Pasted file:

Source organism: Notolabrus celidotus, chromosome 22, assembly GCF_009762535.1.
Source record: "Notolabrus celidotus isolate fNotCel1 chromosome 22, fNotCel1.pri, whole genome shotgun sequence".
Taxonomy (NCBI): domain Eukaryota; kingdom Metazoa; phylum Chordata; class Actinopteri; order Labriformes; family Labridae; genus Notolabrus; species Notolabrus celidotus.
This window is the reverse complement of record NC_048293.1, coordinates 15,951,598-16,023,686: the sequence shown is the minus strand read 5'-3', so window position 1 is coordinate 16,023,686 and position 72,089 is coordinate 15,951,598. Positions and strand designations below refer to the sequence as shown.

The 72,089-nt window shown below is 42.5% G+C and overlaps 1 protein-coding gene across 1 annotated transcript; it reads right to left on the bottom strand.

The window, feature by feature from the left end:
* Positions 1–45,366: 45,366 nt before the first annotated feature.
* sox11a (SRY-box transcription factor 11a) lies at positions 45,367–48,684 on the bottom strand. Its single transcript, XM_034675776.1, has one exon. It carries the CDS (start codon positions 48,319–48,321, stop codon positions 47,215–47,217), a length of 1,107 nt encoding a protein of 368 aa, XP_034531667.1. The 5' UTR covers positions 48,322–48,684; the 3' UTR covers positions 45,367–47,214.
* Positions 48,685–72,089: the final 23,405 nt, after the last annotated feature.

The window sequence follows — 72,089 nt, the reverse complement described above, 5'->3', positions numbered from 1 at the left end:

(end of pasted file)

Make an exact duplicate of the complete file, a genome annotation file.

Source organism: Notolabrus celidotus, chromosome 22, assembly GCF_009762535.1.
Source record: "Notolabrus celidotus isolate fNotCel1 chromosome 22, fNotCel1.pri, whole genome shotgun sequence".
Taxonomy (NCBI): domain Eukaryota; kingdom Metazoa; phylum Chordata; class Actinopteri; order Labriformes; family Labridae; genus Notolabrus; species Notolabrus celidotus.
This window is the reverse complement of record NC_048293.1, coordinates 15,951,598-16,023,686: the sequence shown is the minus strand read 5'-3', so window position 1 is coordinate 16,023,686 and position 72,089 is coordinate 15,951,598. Positions and strand designations below refer to the sequence as shown.

The 72,089-nt window shown below is 42.5% G+C and overlaps 1 protein-coding gene across 1 annotated transcript; it reads right to left on the bottom strand.

The window, feature by feature from the left end:
* Positions 1–45,366: 45,366 nt before the first annotated feature.
* sox11a (SRY-box transcription factor 11a) lies at positions 45,367–48,684 on the bottom strand. Its single transcript, XM_034675776.1, has one exon. It carries the CDS (start codon positions 48,319–48,321, stop codon positions 47,215–47,217), a length of 1,107 nt encoding a protein of 368 aa, XP_034531667.1. The 5' UTR covers positions 48,322–48,684; the 3' UTR covers positions 45,367–47,214.
* Positions 48,685–72,089: the final 23,405 nt, after the last annotated feature.

The window sequence follows — 72,089 nt, the reverse complement described above, 5'->3', positions numbered from 1 at the left end: